A seasoned professor, popular conference speaker and prolific author, Franciscan Father Kenan Osborne addresses a question that all religious professionals face, both in their formation and in their practice: How are orders and ministry to be understood in a contemporary ecclesial life that, while obviously linked, is forever different from its origins? Different as well from the period of post-Vatican II renewal which some found hopeful and others confusing. Different surely because both orders and ministry, if they are to have relevance in the 21st century, must function in local settings that increasingly reflect the global environment of a world church.
Exploring this question has been central to the scholarly and pastoral attention of Osborne for decades. Each time he addresses it, his analysis is thoughtful and nuanced, and each time the context widens, while insight into tradition deepens. A search for wholeness rather than enlightenment, is what informs his work. Being aware of a world church is what widens the context in this current study.
Osborne does not see his theological role limited to identifying problematic questions which he can contextualize in order to make the tradition understandable; rather, he pays attention to the new questions being raised in the current ecclesial context and seeks answers that, while sometimes controversial, accurately reflect the light of tradition. Included in these is a proper understanding of ministry as primarily service, “the major characteristic of all church mission and ministry” and “the lens through which one interprets the true meaning of order, ministry, and leadership as well as cleric and lay.” (p.44)
With this perspective it is impossible to avoid the question of how to develop an authentic intellectual, spiritual, personal, and pastoral formation which has credibility within the multicultural reality of the 21st century. Osborne suggests that “An inward-looking church…will become increasingly irrelevant in relation to the problems of our globalized world.” (p.161) Social analysis provides evidence that such a shift has already occurred among some traditionally Catholic populations. This is surely in part because, as Osborne cites John Paul II’s statement in Fides et Ratio: “No culture can become the criterion of truth.” The internal conflict inherent in such a view means that even when actions appear well-intentioned it is perception which defines reality. In this case the perception is that the institution is better served by those whose loyalty to order and church leadership, however dysfunctional, is more trustworthy than the grounding and self-understanding of the baptized and confirmed as “called and commissioned directly by God to share in the three-fold ministry of Jesus the Christ.” (Lumen Gentium, ch 4-5; Osborne, p. 173)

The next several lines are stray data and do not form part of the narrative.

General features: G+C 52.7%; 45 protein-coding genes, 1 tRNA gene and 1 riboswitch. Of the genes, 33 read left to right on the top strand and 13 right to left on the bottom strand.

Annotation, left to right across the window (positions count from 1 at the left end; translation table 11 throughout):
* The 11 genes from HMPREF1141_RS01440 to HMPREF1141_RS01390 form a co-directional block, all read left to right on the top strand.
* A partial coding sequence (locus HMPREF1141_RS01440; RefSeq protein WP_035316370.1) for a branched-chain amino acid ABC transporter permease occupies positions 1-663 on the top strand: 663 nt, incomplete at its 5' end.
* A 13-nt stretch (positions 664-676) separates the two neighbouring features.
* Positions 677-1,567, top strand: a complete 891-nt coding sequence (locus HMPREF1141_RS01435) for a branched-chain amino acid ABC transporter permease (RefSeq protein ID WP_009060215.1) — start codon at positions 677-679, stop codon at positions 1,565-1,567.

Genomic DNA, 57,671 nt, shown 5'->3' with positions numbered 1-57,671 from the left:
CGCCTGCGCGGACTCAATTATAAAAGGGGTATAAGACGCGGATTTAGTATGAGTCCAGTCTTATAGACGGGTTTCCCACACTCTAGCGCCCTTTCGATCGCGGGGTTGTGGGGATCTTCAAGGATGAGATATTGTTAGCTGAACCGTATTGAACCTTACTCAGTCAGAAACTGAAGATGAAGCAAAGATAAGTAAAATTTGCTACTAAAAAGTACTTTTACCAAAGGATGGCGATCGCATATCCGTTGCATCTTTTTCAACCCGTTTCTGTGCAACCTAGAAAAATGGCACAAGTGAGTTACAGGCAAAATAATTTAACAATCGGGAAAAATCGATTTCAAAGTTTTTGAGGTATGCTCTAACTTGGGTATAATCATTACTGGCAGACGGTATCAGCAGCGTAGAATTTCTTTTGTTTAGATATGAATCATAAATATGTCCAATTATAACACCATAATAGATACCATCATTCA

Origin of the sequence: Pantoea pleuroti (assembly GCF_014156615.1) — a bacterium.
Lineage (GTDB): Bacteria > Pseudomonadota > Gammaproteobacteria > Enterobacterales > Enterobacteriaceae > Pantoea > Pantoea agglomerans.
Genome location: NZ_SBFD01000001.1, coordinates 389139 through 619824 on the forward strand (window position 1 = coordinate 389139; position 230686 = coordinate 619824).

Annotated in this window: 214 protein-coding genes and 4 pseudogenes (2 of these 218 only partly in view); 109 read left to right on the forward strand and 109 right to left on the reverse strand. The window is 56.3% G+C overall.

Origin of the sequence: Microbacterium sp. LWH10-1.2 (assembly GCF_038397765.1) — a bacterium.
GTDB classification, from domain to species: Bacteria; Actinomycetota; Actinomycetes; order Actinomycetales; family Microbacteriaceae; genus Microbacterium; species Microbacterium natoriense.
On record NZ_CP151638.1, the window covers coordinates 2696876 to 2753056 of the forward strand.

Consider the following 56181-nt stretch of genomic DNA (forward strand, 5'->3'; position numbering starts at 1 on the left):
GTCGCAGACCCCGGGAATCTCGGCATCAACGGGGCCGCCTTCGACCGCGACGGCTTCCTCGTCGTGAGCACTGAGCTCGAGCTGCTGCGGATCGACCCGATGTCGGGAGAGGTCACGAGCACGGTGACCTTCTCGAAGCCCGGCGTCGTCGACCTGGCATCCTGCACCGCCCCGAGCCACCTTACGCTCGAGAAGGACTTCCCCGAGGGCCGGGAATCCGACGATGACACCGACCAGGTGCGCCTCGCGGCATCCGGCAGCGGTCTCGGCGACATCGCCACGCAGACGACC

When Osborne further states (p.193) that “For a theology of order and ministry from a global perspective, we must study the now and imagine the future,” he has already presented a careful review of key periods in history, beginning with the ministry of Jesus, as background to discussion of the Church’s present reality. He demonstrates the difficulty of facilitating cultural exchange, regardless of the populations engaged in the conversation; the foundational need is for respect and a “leadership that is able to listen intently and to be seen as listening intently.” (p.202)
While scholarly, Osborne’s experience of engaging with students in academic and pastoral settings makes his writing very approachable. Those with little formal background will benefit from his summary of key periods in church history and his selection and citations from relevant documents. His systematic and practical approach makes the book a useful introduction for students and a helpful reference for teachers.